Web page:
Despite all of Houston's recent efforts to promote and foster green space, the city just can't quite keep up in terms of providing sufficient park space for its residents.
A new ParkScore index from The Trust for Public Land ranks the 50 largest cities in the United States according to how well each is meeting the need for parks, and Houston tied with Nashville for No. 38 on the list, scoring 39 on a scale of 100.
The report considered park acreage, city services and investment (according to playgrounds per resident and spending per resident) and access (or percentage of residents living within a 10-minute walk of a public park).
An interactive map of Houston's parks shows interesting correlations between park access and childhood obesity and income distribution, and demonstrates that, while much of the city's Inner Loop has good access (with several notable exceptions), areas outside of I-610 are plagued with "high" and "very high" need.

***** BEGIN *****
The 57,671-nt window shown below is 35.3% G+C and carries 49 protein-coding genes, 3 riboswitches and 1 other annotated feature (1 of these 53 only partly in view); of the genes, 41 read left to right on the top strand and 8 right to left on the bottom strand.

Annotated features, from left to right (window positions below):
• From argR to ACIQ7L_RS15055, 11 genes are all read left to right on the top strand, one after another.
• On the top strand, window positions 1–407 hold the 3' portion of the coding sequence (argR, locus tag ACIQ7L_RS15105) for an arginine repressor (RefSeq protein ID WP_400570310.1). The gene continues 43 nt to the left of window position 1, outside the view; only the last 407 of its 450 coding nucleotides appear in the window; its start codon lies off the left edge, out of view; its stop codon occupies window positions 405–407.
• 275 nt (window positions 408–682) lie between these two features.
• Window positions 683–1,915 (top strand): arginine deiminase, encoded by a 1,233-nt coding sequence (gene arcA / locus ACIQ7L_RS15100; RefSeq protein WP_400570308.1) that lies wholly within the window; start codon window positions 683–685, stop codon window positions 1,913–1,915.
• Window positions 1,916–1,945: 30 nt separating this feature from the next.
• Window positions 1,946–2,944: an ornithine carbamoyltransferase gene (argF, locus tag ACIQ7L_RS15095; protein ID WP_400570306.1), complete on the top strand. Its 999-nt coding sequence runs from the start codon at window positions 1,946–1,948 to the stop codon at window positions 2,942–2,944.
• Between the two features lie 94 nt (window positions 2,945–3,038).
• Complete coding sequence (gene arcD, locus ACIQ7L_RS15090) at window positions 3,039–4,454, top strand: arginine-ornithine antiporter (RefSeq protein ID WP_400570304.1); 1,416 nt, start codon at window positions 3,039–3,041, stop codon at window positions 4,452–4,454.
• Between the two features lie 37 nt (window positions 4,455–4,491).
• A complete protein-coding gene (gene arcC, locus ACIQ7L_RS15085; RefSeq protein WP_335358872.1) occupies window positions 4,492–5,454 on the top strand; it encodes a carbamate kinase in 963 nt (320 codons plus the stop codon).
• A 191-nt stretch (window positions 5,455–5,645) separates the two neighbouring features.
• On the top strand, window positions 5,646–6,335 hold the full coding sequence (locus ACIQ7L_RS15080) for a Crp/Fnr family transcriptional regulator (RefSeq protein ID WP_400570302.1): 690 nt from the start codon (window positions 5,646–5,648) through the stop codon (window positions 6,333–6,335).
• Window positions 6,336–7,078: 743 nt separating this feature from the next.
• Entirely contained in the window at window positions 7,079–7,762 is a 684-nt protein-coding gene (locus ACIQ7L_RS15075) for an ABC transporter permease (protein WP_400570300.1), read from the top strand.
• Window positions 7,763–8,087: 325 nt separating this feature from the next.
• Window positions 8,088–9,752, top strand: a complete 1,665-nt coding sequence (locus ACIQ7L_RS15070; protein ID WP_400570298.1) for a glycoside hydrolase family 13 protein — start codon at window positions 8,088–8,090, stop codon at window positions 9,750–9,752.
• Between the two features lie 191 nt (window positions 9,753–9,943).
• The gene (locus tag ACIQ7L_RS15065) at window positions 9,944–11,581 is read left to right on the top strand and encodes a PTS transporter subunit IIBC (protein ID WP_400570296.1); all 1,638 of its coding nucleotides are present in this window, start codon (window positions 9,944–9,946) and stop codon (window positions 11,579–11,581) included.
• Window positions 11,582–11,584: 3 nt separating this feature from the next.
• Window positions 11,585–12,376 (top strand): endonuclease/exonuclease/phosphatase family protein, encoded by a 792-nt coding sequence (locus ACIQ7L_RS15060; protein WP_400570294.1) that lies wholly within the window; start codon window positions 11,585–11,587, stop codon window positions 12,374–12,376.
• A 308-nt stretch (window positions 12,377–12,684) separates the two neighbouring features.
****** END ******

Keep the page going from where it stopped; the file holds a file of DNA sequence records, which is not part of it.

How do we measure up in terms of government investment? Whereas No. 1 ranked Minneapolis spends around $210.33 per resident on its parks and New York, at No. 2, spends approximately $160.33, Houston tallies a paltry $43.33 per resident.
Dallas and Austin tied with Detroit for No. 26 on the list, each earning two-and-a-half park benches (or a ParkScore of 48.5), and even El Paso beat Houston by two spots at No. 36. San Antonio took No. 44 with a ParkScore of 33.5.